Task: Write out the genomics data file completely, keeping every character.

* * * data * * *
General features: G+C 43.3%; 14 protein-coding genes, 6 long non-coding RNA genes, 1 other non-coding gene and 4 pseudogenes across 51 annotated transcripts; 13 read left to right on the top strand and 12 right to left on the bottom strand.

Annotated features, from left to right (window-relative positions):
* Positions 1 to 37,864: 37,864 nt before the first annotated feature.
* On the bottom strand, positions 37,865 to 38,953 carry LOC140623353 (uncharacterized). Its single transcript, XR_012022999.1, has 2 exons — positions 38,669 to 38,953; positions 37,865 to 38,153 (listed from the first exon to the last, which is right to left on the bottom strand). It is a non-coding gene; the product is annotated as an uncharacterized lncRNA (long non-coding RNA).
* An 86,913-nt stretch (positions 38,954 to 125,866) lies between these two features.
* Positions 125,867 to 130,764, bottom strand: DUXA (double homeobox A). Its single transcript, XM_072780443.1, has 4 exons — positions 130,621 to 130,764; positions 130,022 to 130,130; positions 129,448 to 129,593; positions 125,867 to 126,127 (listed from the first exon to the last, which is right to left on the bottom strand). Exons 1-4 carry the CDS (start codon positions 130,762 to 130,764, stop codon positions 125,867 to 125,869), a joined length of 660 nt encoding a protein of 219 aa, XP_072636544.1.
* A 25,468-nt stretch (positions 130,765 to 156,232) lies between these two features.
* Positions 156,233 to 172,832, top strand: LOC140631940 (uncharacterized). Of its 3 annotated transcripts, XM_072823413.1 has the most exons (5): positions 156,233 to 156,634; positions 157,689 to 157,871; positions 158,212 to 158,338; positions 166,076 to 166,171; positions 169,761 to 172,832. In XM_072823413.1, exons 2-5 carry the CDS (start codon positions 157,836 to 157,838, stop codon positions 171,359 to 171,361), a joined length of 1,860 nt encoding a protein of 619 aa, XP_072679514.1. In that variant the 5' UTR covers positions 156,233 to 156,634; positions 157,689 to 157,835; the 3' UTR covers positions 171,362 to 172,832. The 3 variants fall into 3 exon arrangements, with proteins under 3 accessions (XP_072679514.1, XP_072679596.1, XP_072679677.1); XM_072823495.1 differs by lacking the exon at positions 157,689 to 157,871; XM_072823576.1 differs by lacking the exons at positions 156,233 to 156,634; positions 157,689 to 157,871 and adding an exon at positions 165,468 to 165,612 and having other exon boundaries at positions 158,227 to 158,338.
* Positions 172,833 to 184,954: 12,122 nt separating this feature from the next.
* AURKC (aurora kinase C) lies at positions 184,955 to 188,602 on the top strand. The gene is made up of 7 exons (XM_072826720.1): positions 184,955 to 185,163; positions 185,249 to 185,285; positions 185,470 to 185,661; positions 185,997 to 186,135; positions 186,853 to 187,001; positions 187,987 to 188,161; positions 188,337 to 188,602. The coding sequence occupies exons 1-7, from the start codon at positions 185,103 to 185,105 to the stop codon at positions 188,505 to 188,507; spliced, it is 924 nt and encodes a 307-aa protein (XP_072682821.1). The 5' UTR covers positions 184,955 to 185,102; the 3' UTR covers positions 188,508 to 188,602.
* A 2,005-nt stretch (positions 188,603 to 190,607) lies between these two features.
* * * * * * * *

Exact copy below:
General features: G+C 43.3%; 14 protein-coding genes, 6 long non-coding RNA genes, 1 other non-coding gene and 4 pseudogenes across 51 annotated transcripts; 13 read left to right on the top strand and 12 right to left on the bottom strand.

Annotated features, from left to right (window-relative positions):
* Positions 1 to 37,864: 37,864 nt before the first annotated feature.
* On the bottom strand, positions 37,865 to 38,953 carry LOC140623353 (uncharacterized). Its single transcript, XR_012022999.1, has 2 exons — positions 38,669 to 38,953; positions 37,865 to 38,153 (listed from the first exon to the last, which is right to left on the bottom strand). It is a non-coding gene; the product is annotated as an uncharacterized lncRNA (long non-coding RNA).
* An 86,913-nt stretch (positions 38,954 to 125,866) lies between these two features.
* Positions 125,867 to 130,764, bottom strand: DUXA (double homeobox A). Its single transcript, XM_072780443.1, has 4 exons — positions 130,621 to 130,764; positions 130,022 to 130,130; positions 129,448 to 129,593; positions 125,867 to 126,127 (listed from the first exon to the last, which is right to left on the bottom strand). Exons 1-4 carry the CDS (start codon positions 130,762 to 130,764, stop codon positions 125,867 to 125,869), a joined length of 660 nt encoding a protein of 219 aa, XP_072636544.1.
* A 25,468-nt stretch (positions 130,765 to 156,232) lies between these two features.
* Positions 156,233 to 172,832, top strand: LOC140631940 (uncharacterized). Of its 3 annotated transcripts, XM_072823413.1 has the most exons (5): positions 156,233 to 156,634; positions 157,689 to 157,871; positions 158,212 to 158,338; positions 166,076 to 166,171; positions 169,761 to 172,832. In XM_072823413.1, exons 2-5 carry the CDS (start codon positions 157,836 to 157,838, stop codon positions 171,359 to 171,361), a joined length of 1,860 nt encoding a protein of 619 aa, XP_072679514.1. In that variant the 5' UTR covers positions 156,233 to 156,634; positions 157,689 to 157,835; the 3' UTR covers positions 171,362 to 172,832. The 3 variants fall into 3 exon arrangements, with proteins under 3 accessions (XP_072679514.1, XP_072679596.1, XP_072679677.1); XM_072823495.1 differs by lacking the exon at positions 157,689 to 157,871; XM_072823576.1 differs by lacking the exons at positions 156,233 to 156,634; positions 157,689 to 157,871 and adding an exon at positions 165,468 to 165,612 and having other exon boundaries at positions 158,227 to 158,338.
* Positions 172,833 to 184,954: 12,122 nt separating this feature from the next.
* AURKC (aurora kinase C) lies at positions 184,955 to 188,602 on the top strand. The gene is made up of 7 exons (XM_072826720.1): positions 184,955 to 185,163; positions 185,249 to 185,285; positions 185,470 to 185,661; positions 185,997 to 186,135; positions 186,853 to 187,001; positions 187,987 to 188,161; positions 188,337 to 188,602. The coding sequence occupies exons 1-7, from the start codon at positions 185,103 to 185,105 to the stop codon at positions 188,505 to 188,507; spliced, it is 924 nt and encodes a 307-aa protein (XP_072682821.1). The 5' UTR covers positions 184,955 to 185,102; the 3' UTR covers positions 188,508 to 188,602.
* A 2,005-nt stretch (positions 188,603 to 190,607) lies between these two features.